Academic journal article American Studies

BOOKS THAT COOK: The Making of a Modern Literary Meal

Academic journal article American Studies

BOOKS THAT COOK: The Making of a Modern Literary Meal

Article excerpt

BOOKS THAT COOK: The Making of a Modern Literary Meal. Edited by Jennifer Cognard-Black and Melissa A. Goldthwaite. New York: New York University Press. 2014.

Books that Cook is a savory concoction of prose, poetics, and recipes that narrate U.S. history and memory through the optic of the cookbook since the eighteenth century. Through the simple notion that everyone eats, the contributors insist that food is a pedagogically effective and generative site of knowledge production and transmission: "the joy of learning is like eating, and words are dishes to be savored" (1). Complementary to the layout of the common modern cookbook, Bill Kloefkorn's "invocation" gives way to an array of rich "courses" arranged in menu sequence-aperitifs, starches, eggs, main courses, sides, sweets, and, finally, "a toast;" each course is saturated with sensory, emotional, and historical depth that gives way to the other. Contributing authors are a handpicked consortium of classic and contemporary scholars, fictionists, poets, and cookbook artists. The book is situated around three conceptual themes: recipes as cultural texts, cookbooks as literature, and menus as pedagogical tools. Collectively, these themes allow for an innovative "literary meal" that narrates U.S. history as it relates to environmental issues, ethnicity, love, growth and nostalgia, life and death, and loss and kinship. In style and content, Cognard-Black and Goldthwaite argue that recipes are not dormant instructions for the preparation of dishes; instead, they are "culture keepers and culture makers. They both organize and express human memory" (2).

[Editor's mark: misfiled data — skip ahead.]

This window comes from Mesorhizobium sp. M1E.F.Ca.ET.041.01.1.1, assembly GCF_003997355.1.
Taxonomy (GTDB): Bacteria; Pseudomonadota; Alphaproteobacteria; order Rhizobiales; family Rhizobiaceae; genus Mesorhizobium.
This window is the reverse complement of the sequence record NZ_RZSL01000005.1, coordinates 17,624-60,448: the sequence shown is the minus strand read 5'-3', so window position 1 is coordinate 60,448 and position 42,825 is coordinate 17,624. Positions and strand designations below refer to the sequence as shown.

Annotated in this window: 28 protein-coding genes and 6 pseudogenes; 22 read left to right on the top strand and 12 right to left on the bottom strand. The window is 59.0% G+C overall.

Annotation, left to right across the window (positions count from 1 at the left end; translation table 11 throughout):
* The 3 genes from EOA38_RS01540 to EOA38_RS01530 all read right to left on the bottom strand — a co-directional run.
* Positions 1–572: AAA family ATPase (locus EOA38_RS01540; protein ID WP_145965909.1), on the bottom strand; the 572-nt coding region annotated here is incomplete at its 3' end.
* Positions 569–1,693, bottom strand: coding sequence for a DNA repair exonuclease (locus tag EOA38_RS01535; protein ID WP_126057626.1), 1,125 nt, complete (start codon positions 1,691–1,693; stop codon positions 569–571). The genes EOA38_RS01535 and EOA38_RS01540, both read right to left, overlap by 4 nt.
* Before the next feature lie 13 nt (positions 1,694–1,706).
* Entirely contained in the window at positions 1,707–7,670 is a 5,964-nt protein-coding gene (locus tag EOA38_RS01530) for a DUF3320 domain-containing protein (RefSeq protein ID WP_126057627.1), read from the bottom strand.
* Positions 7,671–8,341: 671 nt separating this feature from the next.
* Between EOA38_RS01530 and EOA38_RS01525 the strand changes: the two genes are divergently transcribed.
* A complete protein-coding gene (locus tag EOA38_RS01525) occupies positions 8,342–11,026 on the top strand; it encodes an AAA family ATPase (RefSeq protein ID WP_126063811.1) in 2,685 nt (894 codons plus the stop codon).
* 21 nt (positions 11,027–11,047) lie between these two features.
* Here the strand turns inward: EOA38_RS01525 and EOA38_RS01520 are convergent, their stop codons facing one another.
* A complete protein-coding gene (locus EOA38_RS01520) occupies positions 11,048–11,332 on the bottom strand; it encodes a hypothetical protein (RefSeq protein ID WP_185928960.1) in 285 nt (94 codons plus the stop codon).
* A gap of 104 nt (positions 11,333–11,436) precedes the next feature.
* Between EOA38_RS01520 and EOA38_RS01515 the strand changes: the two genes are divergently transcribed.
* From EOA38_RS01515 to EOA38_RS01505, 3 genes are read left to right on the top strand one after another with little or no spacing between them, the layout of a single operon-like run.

Given its unique layout, co-editors Jennifer Cognard-Black and Melissa A. Goldthwaite offer a recipe for reading: "the literary works within each section should be read as an extension of the cookbooks, while the cookbook excerpts should be understood as an extension of pieces of literature: as forms of storytelling and memory making all their own" (1). What is particularly innovative about Books that Cook is the way in which the book calls upon the reader to bring these recipes to life: "When a food is shared and eaten, the reader actually embodies the text . …

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